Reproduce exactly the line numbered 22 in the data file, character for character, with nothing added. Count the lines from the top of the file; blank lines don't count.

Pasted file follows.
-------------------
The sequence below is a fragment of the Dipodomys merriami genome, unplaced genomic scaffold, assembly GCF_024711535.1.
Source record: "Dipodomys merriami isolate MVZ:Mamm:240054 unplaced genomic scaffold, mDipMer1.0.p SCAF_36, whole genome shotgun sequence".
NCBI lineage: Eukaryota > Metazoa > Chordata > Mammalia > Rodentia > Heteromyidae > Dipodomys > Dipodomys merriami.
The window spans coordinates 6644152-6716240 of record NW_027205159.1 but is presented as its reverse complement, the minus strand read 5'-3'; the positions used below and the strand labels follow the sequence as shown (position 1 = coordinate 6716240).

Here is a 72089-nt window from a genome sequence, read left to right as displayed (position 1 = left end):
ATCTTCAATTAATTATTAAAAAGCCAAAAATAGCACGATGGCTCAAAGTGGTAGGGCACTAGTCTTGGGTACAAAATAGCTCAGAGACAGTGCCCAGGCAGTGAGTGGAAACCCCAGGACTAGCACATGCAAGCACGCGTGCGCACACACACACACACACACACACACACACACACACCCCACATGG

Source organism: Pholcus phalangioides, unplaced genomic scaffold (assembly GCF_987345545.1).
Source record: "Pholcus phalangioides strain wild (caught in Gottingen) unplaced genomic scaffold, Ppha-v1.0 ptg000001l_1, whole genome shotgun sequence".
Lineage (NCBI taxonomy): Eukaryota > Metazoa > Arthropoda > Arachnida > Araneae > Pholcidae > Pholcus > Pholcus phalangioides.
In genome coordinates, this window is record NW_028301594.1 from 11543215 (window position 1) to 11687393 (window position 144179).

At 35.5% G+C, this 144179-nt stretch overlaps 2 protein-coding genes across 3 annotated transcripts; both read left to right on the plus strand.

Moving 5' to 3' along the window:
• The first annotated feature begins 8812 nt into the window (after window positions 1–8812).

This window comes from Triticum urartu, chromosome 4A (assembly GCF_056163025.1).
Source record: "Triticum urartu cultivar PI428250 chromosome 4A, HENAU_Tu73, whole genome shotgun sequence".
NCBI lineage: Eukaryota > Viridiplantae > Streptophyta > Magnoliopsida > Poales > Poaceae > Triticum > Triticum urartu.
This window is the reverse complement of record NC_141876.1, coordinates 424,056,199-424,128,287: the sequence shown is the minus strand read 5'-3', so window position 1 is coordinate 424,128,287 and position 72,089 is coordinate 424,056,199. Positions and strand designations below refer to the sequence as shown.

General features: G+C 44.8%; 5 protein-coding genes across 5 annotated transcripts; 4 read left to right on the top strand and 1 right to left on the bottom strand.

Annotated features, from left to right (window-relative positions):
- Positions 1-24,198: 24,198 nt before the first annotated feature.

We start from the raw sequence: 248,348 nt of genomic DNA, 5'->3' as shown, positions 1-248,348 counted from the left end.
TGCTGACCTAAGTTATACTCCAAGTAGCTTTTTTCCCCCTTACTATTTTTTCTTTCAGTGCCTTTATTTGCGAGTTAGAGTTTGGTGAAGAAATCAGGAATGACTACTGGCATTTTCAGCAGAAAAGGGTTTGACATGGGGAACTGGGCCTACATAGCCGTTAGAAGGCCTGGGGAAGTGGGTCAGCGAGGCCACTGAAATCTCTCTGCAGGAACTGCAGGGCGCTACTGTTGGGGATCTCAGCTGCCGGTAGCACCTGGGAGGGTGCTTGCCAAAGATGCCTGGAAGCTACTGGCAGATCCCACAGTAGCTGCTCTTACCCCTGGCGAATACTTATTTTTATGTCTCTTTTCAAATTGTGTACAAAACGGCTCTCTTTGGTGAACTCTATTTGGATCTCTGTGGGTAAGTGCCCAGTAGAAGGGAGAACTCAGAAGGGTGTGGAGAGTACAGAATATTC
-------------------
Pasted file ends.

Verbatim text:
TGCTGACCTAAGTTATACTCCAAGTAGCTTTTTTCCCCCTTACTATTTTTTCTTTCAGTGCCTTTATTTGCGAGTTAGAGTTTGGTGAAGAAATCAGGAATGACTACTGGCATTTTCAGCAGAAAAGGGTTTGACATGGGGAACTGGGCCTACATAGCCGTTAGAAGGCCTGGGGAAGTGGGTCAGCGAGGCCACTGAAATCTCTCTGCAGGAACTGCAGGGCGCTACTGTTGGGGATCTCAGCTGCCGGTAGCACCTGGGAGGGTGCTTGCCAAAGATGCCTGGAAGCTACTGGCAGATCCCACAGTAGCTGCTCTTACCCCTGGCGAATACTTATTTTTATGTCTCTTTTCAAATTGTGTACAAAACGGCTCTCTTTGGTGAACTCTATTTGGATCTCTGTGGGTAAGTGCCCAGTAGAAGGGAGAACTCAGAAGGGTGTGGAGAGTACAGAATATTC